Looking forward to hockey
Fall is my favorite time of year for one reason only – it signals the beginning of hockey season. I am a huge, huge fan of hockey. My family finds this surprising because we didn’t grow up playing hockey, nor did we live in a big hockey town. Seattle has a junior team, the Thunderbirds, which I never heard of until my junior year of high school, when I went to my first game. The players are all in high school and like to fight. My first introduction to the sport fit all the stereotypes of thug hockey. And I loved every minute of it.
Over the years, as I attended several more hockey games, I saw various degrees of good hockey and learned to appreciate the game for more than the fighting. I watched a lot of college hockey in Alaska. The UAA Seawolves were awesome to watch, showing quality hockey without fighting. I went to my first NHL game in Boston, and became an instant fan of the Bruins. I have also had the pleasure of watching the LA Kings play in Staples Center and the Minnesota Wild play at the Xcel Energy Center.
The best part of the sport for me has been watching my children grow to love the sport as much as I do. My younger son began playing in Alaska at six years old – a late start by Alaska standards. He had a lot of catching up to do, but it has always been amazing to see his growth and development. He started on a recreation team and quickly advanced to tryouts and playing with competitive teams and traveling teams.
My older son and daughter began playing when we moved to Wadena. They were 12 and 9, respectively. They both picked up the game quickly and both still play.
Each spring, by the end of hockey season, I am exhausted and thankful for the end of the season, a chance to recuperate. Each August, I am already thinking hockey and counting down the days to the beginning of the upcoming season.
This year has been especially exciting for our hockey family. My younger son Josh was invited to try out for the inaugural Reebok High Performance 14/15 fall league with District 15, the district Wadena plays with. The first tryout was the first weekend in September. I dutifully drove Josh to Alexandria for tryouts. The next three weekends were filled with hockey as Josh progressed through the tryouts. The reward at the end was that my son made the team, the only Wadena player to do so. The rest of Josh’s teammates hailed from Moorhead, Detroit Lakes, Alexandria, Park Rapids, and Little Falls.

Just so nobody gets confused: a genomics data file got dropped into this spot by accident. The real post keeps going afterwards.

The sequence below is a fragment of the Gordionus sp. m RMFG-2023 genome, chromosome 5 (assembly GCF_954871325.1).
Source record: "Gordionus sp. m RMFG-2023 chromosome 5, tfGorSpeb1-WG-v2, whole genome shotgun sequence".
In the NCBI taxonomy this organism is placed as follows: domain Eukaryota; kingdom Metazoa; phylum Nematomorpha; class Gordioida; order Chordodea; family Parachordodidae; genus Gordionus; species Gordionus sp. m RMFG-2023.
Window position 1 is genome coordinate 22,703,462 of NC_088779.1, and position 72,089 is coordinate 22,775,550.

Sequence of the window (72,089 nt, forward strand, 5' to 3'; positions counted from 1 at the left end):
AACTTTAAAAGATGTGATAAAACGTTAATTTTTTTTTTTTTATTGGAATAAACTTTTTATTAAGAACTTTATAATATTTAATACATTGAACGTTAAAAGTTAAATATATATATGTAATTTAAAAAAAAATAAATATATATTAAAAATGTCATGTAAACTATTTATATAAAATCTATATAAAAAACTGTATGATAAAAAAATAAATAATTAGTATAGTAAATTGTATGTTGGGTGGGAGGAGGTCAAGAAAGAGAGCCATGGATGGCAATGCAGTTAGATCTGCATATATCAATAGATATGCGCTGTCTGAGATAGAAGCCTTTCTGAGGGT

The fall festival was this past weekend at the Braemer Arena in Edina. Josh and I traveled down early Saturday morning for his first game. I was excited to spend time alone with my son, a rare opportunity as a single mom, and looking forward to watching some good hockey. I wasn’t expecting many wins for Josh’s team, as they were pitted against teams from the Twin Cities, known for their excellent hockey ability.
Imagine my surprise and delight when not only did my son’s team win all three of their games, but Josh earned a hat trick for the weekend, scoring a goal each game! I worried that he might be able to keep up, as he was a rare B player playing with (and against) A players, and a few high school players.
Allow me to brag on my child a bit by saying that he not only kept up, but he was the fastest skater on his team. He played center (when he normally plays defense) and even if he didn’t win the face-off, was able to quickly get into position and cherry-pick the puck from the opposing player. He, his teammates, and the other teams really impressed me. The level of play was really high quality, fast, elite hockey. I know I wasn’t the only one impressed. I saw several USA hockey and college scouts watching the games, taking notes of players they wanted to keep an eye on.
Off the ice, Josh had amazing opportunities as well. He was able to meet with the Coach-In-Chief of USA hockey, a hockey US Olympian, the director of college hockey, Inc., and an NHL scout. He also gained useful information on the off-ice challenges he will face in the future, how to handle those challenges and how to stay on a proper development path.
Josh made new friends on his team. I made new friends with some parents of his teammates. Josh and I had several good conversations about hockey, school, and his social life. Overall, the weekend was a huge success. I saw my son get pushed to the next level and work harder than he has in the past.
Hockey will continue to be a big part of my family. Josh has had some amazing mentors. One of his former coaches is a center for the Columbus Blue Jackets and another former coach just scored his first NHL goal in his rookie season playing for the New York Islanders. This coach always took time to work with Josh and is a good family friend. As one of the few black players in NHL hockey, he has been someone my children especially admire. So, I guess now we are going to be Islander fans (sorry Wild)!
After last weekend, I am now officially energized for hockey season to begin and am counting down the days to the puck drop.